Star Trek: The Next Generation

Jonathan Frakes Says He Would’ve Directed Star Trek: Nemesis If He’d Been Asked

For 18 long years, Star Trek: Nemesis was the last we saw of the beloved Next Generation crew. And, to put it bluntly, it sucked. The movie totally wastes a young Tom Hardy, has a nonsensical plot and there's a ridiculous dune buggy chase sequence. Thank god Star Trek: Picard came along to give the TNG crew a proper swansong.

For 18 long years, Star Trek: Nemesis was the last we saw of the beloved Next Generation crew. And, to put it bluntly, it sucked. The movie totally wastes a young Tom Hardy, has a nonsensical plot and there’s a ridiculous dune buggy chase sequence. Thank god Star Trek: Picard came along to give the TNG crew a proper swansong.

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Nemesis director Stuart Baird has come under specific criticism for his behavior on set. At one point, he proudly told the cast that he’d never watched an episode of The Next Generation, acting as if the job was beneath him. To rub salt into the wound, Baird also made no effort to pretend that he knew who the cast were, repeatedly calling LeVar Burton, Laverne Burton.

But it could have all been so different. Star Trek: First Contact and Insurrection were directed by Commander Riker himself, Jonathan Frakes. Those films are regarded as some of the finest Trek movies to date and were big hits, so why didn’t he take on Nemesis?

Frakes has touched on the subject before in interviews, explaining that at the time he didn’t want to get known for just Star Trek. But now, in a Watch From Home live commentary for First Contact hosted by IGN, he’s revealed that he wasn’t even offered the Nemesis directing job.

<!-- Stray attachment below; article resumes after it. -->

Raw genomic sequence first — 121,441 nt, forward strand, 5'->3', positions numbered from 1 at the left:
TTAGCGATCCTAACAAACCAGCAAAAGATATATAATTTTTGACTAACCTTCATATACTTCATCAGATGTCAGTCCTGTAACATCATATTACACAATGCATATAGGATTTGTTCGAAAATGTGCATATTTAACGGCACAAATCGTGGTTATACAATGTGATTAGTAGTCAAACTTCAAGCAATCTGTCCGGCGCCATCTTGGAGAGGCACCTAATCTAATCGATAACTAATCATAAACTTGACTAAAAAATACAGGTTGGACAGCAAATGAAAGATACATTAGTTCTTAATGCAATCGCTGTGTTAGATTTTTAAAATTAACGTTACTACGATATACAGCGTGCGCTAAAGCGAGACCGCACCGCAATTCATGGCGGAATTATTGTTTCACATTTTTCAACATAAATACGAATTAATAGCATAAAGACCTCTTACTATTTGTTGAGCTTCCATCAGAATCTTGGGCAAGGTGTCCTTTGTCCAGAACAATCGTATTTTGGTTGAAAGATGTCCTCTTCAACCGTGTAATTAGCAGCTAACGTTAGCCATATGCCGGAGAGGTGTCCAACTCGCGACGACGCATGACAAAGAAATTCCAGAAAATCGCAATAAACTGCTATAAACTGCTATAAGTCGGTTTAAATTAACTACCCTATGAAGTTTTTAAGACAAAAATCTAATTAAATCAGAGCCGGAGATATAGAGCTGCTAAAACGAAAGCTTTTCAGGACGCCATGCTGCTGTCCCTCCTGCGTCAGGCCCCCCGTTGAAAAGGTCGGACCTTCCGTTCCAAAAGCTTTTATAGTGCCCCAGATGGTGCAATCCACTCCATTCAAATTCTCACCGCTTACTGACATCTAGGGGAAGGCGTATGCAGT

“I wish I had been. I probably would have [done the film]. I know that my representation, they thought that it would not be a great idea just doing Star Trek after Star Trek.”

Unfortunately, things didn’t go particularly well for Frakes’ directorial career in the early 2000s. He went on to helm a little known film called Clockstoppers, about teenagers with the power to slow down and stop time. He then followed that up with 2004’s Thunderbirds, which was a huge flop, lost a ton of money and put him in what he refers to as “movie jail.”

But while he might be still incarcerated as far as Hollywood goes, Frakes certainly has a busy career in directing TV. He’s brought his expert touch to Star Trek: Discovery and Picard and his episodes are usually singled out as some of the best of the series. Let’s hope his involvement with the franchise continues for years to come.


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